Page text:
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CP&DR News Briefs, January 18, 2016: Riverside County General Plan Suit; Football Returning to L.A.; Bay Area Carbon Footprints; and More

Noemi Wyss on
Jan 18, 2016

Three environmental groups are suing Riverside County over a climate action plan and amendments to its general plan. Plaintiffs claim that, contrary to the plan's stated goals to combat climate chance and protect the environment, the plan actually creates increased traffic, air pollution and threats to wildlife. Plaintiffs include the Center for Biological Diversity, San Bernardino Valley Audubon Society, and the Sierra Club. The groups argue that the Board of Supervisors violated CEQA by certifying an inadequate environmental impact report. The county argues its plans are up to the state's standards and designed to assist California in meeting its GHG emission-reduction targets. According to the groups, Riverside County is not discouraging sprawl by increasing density in existing cities, not actively reducing pollution, and allows for developments near sensitive wildlife areas. A hearing is scheduled for Feb. 22.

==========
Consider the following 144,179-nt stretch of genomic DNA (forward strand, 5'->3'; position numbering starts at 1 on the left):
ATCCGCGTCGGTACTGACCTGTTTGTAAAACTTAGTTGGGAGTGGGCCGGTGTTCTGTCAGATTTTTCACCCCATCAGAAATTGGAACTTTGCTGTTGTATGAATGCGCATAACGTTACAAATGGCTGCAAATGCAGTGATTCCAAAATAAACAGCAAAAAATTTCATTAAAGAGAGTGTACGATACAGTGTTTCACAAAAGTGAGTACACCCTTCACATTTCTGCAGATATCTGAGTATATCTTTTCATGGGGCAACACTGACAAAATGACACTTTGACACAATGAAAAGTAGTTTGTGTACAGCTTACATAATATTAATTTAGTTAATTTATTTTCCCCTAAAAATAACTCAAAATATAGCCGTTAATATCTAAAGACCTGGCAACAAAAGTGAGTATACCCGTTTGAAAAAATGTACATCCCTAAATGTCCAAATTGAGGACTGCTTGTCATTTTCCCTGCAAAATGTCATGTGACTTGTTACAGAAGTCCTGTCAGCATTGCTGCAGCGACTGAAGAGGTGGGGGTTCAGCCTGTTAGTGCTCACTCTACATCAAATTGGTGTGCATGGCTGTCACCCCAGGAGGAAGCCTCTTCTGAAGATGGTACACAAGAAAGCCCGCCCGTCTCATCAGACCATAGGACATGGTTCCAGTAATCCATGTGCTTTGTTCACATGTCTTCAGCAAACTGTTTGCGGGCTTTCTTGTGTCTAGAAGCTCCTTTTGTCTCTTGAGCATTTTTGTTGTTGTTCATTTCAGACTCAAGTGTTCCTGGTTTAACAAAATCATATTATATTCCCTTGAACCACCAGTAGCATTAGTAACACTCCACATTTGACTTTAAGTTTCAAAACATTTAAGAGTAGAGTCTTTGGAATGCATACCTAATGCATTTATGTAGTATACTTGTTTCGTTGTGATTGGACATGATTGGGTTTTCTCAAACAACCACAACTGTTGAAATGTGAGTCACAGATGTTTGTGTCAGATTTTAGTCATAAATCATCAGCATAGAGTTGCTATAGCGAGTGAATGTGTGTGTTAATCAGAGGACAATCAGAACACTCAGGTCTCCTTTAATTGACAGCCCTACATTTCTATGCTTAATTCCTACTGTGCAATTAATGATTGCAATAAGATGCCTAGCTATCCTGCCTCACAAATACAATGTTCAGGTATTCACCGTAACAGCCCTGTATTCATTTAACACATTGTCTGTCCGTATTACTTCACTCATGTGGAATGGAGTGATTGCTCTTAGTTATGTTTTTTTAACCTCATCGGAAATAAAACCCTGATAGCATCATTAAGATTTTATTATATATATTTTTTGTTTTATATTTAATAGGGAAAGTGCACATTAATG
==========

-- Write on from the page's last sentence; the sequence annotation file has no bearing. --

NFL Approves Rams' Move to Los Angeles
After a 21-year wait, the National Football League has finally approved the relocation of a team to the Los Angeles area starting in the 2016 season. NFL owners voted, 30-2, to allow the St. Louis Rams to transfer to Los Angeles. They will temporarily play at the Los Angeles Memorial Coliseum and then move to a new stadium complex in Inglewood. The San Diego Chargers have a one-year option to join, but must decide by Jan. 15, 2017 or else the Oakland Raiders will get the year-long option. If they both choose to stay in their home markets they will each get $100 million for their own new stadiums. The proposed stadium in Inglewood will open in 2019 and cost almost $3 billion with no public funds. The 298-acre site will include entertainment, retail, housing, performing arts venue, and privately financed stadium with 70,240 seats.